Scientists are predicting that the frequency of dust storms, on the rise in the last few years, will continue to increase. Some have also suggested that these storms might well be carrying a more hazardous payload than meets the eye. Among the dangers that experts say are blowing in the wind: asthma triggers, toxic chemicals and infectious disease.
"We are experiencing heat waves and drought across the country. And we anticipate more dust being blown into the air," said William Sprigg, a dust storm expert at Chapman University in Orange, Calif. "Anything that is loose on the soil is going to be picked up by these storms."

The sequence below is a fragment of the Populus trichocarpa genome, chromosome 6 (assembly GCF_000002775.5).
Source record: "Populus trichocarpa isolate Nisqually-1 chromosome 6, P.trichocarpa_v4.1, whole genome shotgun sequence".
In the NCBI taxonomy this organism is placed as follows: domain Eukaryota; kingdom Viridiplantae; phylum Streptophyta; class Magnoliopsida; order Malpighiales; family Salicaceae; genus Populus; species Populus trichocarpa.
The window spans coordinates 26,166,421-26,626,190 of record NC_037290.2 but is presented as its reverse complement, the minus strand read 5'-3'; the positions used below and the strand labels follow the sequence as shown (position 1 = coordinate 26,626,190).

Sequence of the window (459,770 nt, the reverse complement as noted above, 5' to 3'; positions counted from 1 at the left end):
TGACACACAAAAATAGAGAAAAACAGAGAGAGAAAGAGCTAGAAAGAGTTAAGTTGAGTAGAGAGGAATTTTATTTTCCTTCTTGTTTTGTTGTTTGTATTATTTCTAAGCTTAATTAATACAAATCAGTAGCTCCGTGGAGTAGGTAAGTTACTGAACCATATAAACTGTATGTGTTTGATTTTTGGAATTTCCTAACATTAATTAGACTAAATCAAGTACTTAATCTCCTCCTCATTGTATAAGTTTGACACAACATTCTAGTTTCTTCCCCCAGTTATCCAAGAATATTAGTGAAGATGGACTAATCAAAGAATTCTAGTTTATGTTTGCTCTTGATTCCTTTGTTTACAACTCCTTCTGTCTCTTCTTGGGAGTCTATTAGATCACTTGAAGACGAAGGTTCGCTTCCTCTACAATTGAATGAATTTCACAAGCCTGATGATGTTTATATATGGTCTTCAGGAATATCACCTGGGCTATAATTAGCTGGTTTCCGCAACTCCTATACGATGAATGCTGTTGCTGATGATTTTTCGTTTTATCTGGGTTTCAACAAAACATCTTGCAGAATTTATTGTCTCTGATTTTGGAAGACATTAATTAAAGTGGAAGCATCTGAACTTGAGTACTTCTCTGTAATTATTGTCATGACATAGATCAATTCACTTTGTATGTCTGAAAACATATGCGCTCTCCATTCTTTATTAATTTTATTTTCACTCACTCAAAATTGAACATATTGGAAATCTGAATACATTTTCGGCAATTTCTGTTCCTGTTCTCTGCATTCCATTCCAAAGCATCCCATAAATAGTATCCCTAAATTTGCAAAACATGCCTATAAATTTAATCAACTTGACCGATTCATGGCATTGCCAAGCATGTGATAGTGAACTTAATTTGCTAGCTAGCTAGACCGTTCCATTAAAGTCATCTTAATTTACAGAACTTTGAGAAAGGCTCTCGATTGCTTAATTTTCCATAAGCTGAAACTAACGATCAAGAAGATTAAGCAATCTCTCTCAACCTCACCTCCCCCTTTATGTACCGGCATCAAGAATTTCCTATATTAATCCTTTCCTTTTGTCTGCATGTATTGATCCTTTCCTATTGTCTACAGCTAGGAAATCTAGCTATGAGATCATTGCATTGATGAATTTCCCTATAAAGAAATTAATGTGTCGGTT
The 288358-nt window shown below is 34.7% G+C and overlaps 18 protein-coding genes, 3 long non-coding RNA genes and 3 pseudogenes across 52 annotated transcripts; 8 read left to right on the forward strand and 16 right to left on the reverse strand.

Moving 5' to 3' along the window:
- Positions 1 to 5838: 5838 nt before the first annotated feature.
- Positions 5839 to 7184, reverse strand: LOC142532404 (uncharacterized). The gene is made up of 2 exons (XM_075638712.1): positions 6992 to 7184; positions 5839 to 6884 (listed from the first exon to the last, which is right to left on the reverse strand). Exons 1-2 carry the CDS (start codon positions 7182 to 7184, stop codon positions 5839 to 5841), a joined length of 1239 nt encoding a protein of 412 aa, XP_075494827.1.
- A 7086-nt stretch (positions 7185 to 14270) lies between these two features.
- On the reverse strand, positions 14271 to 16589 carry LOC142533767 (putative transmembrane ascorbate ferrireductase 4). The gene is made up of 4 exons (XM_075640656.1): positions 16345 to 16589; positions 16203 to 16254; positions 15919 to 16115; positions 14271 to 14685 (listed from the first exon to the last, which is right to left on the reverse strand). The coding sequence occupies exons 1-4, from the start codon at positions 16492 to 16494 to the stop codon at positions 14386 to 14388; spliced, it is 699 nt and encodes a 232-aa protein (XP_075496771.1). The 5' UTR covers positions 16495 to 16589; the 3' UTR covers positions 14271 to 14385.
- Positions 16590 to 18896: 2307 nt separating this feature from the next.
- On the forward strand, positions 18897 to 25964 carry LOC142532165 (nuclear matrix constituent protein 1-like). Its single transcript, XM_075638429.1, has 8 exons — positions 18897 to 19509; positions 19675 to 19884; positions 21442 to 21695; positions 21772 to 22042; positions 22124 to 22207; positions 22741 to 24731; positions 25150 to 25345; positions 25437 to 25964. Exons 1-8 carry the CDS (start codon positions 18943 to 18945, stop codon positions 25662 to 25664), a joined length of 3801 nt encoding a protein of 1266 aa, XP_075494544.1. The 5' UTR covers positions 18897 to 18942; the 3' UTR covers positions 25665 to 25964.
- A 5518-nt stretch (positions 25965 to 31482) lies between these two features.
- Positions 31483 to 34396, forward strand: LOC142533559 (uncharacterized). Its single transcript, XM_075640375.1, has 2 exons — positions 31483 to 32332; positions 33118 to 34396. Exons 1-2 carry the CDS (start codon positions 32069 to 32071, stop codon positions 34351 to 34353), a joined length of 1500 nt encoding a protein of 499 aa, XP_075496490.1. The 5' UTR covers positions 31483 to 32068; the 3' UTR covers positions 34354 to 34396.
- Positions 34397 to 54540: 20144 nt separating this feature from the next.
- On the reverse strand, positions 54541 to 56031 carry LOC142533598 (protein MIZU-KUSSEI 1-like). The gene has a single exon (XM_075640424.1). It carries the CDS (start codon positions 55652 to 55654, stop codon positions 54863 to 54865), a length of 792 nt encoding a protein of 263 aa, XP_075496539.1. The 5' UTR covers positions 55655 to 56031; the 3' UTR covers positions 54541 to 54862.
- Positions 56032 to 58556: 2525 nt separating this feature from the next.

A look back 80 years to the Dust Bowl could offer a hint of what's to come. According to a scientific study published in October 1935 , Kansas experienced its "most severe measles epidemic," as well as abnormally high rates of strep throat, respiratory problems, eye infections and infant mortality during the intense dust storms that struck from February to May of that year. The researchers highlighted the potential for both short- and long-term health troubles associated with the dust, but stated that they couldn't find any pathogens in their dust samples.